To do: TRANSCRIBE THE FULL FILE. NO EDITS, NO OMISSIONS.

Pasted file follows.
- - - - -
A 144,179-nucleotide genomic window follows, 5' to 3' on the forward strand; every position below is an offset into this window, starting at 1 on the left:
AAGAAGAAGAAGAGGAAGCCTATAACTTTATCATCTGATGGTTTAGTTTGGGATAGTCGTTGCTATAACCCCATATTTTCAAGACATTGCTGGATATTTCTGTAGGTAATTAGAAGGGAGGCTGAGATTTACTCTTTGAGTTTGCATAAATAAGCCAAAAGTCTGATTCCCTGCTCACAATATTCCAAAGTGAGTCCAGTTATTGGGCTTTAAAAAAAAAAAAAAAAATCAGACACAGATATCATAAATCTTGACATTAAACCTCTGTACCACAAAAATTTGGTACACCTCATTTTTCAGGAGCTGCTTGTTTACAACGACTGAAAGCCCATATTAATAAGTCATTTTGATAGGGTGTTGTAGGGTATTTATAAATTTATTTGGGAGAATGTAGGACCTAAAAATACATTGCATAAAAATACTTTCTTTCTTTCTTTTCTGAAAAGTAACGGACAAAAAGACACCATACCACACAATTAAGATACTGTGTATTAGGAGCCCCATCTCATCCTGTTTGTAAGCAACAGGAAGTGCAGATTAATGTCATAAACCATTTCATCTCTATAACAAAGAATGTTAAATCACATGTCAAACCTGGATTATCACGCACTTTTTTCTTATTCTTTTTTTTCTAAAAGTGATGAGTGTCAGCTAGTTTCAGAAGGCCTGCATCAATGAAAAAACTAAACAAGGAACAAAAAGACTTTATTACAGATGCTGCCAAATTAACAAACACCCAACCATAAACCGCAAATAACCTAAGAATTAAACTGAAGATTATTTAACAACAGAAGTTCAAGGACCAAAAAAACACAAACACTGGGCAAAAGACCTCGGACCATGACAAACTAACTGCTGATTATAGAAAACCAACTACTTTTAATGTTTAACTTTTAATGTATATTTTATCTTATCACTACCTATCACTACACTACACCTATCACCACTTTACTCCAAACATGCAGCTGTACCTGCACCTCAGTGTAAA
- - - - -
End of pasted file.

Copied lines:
A 144,179-nucleotide genomic window follows, 5' to 3' on the forward strand; every position below is an offset into this window, starting at 1 on the left:
AAGAAGAAGAAGAGGAAGCCTATAACTTTATCATCTGATGGTTTAGTTTGGGATAGTCGTTGCTATAACCCCATATTTTCAAGACATTGCTGGATATTTCTGTAGGTAATTAGAAGGGAGGCTGAGATTTACTCTTTGAGTTTGCATAAATAAGCCAAAAGTCTGATTCCCTGCTCACAATATTCCAAAGTGAGTCCAGTTATTGGGCTTTAAAAAAAAAAAAAAAAATCAGACACAGATATCATAAATCTTGACATTAAACCTCTGTACCACAAAAATTTGGTACACCTCATTTTTCAGGAGCTGCTTGTTTACAACGACTGAAAGCCCATATTAATAAGTCATTTTGATAGGGTGTTGTAGGGTATTTATAAATTTATTTGGGAGAATGTAGGACCTAAAAATACATTGCATAAAAATACTTTCTTTCTTTCTTTTCTGAAAAGTAACGGACAAAAAGACACCATACCACACAATTAAGATACTGTGTATTAGGAGCCCCATCTCATCCTGTTTGTAAGCAACAGGAAGTGCAGATTAATGTCATAAACCATTTCATCTCTATAACAAAGAATGTTAAATCACATGTCAAACCTGGATTATCACGCACTTTTTTCTTATTCTTTTTTTTCTAAAAGTGATGAGTGTCAGCTAGTTTCAGAAGGCCTGCATCAATGAAAAAACTAAACAAGGAACAAAAAGACTTTATTACAGATGCTGCCAAATTAACAAACACCCAACCATAAACCGCAAATAACCTAAGAATTAAACTGAAGATTATTTAACAACAGAAGTTCAAGGACCAAAAAAACACAAACACTGGGCAAAAGACCTCGGACCATGACAAACTAACTGCTGATTATAGAAAACCAACTACTTTTAATGTTTAACTTTTAATGTATATTTTATCTTATCACTACCTATCACTACACTACACCTATCACCACTTTACTCCAAACATGCAGCTGTACCTGCACCTCAGTGTAAA